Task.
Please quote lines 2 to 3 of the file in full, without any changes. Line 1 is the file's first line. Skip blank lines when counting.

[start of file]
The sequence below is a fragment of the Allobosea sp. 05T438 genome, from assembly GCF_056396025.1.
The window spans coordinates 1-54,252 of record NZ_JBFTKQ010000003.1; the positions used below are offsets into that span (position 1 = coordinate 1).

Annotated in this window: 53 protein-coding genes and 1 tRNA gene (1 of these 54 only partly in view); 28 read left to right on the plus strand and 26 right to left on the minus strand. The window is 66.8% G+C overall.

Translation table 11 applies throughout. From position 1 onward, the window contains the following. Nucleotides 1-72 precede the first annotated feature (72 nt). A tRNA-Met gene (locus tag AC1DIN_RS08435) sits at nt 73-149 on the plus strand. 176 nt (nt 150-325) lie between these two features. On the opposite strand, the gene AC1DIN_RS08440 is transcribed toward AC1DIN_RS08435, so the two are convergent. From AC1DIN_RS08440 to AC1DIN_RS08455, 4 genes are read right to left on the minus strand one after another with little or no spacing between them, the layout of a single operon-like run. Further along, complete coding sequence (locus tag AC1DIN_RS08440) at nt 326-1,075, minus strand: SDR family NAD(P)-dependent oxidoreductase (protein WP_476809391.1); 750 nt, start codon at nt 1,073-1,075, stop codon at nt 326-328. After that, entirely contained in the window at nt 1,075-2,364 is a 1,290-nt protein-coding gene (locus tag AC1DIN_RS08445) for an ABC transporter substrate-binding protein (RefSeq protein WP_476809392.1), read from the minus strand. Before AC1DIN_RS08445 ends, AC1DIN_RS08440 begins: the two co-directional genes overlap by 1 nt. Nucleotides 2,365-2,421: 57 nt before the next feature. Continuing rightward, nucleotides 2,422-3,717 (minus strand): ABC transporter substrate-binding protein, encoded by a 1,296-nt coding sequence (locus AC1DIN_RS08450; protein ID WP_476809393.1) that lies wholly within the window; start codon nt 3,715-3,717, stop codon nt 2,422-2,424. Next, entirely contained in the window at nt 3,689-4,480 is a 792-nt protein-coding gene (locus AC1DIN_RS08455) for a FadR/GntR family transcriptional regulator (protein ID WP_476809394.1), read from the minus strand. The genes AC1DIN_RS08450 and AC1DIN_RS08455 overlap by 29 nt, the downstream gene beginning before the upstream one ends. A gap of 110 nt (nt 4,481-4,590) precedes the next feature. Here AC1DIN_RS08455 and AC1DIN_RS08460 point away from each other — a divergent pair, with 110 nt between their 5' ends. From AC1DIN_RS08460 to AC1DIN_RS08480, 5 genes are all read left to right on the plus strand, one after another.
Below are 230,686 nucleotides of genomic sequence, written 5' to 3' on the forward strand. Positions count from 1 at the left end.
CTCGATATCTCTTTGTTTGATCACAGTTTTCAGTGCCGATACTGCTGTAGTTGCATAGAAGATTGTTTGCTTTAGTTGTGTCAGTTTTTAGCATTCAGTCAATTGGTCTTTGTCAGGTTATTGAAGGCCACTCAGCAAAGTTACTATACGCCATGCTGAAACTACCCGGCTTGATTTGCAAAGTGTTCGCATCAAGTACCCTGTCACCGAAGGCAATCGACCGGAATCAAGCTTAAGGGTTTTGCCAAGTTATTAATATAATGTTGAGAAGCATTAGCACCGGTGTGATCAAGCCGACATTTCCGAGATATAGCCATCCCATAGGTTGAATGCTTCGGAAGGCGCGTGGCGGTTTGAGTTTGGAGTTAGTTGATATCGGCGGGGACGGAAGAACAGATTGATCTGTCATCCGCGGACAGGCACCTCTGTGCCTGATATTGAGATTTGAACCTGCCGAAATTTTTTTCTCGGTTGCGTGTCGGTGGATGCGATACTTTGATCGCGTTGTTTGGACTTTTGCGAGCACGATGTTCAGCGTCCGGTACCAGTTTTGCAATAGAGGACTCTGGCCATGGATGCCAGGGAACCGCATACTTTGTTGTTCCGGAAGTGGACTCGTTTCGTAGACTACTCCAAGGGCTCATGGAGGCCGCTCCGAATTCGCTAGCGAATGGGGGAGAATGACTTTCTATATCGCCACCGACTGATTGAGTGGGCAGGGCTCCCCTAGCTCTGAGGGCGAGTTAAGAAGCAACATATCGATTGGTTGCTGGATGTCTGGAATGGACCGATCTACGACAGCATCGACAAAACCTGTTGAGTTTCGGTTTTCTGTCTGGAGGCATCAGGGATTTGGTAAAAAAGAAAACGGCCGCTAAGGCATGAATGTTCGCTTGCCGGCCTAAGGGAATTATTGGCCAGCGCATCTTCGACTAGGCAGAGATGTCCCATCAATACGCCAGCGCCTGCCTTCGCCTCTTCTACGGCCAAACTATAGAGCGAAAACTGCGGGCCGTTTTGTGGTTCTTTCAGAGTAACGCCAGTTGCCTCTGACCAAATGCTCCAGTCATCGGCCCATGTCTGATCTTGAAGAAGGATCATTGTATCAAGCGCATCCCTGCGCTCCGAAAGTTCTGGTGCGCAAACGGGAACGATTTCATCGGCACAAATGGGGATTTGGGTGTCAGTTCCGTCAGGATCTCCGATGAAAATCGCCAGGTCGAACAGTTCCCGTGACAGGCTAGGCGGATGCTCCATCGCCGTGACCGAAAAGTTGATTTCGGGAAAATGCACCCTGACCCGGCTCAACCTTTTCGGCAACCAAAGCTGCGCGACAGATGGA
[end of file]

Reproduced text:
The window spans coordinates 1-54,252 of record NZ_JBFTKQ010000003.1; the positions used below are offsets into that span (position 1 = coordinate 1).

Annotated in this window: 53 protein-coding genes and 1 tRNA gene (1 of these 54 only partly in view); 28 read left to right on the plus strand and 26 right to left on the minus strand. The window is 66.8% G+C overall.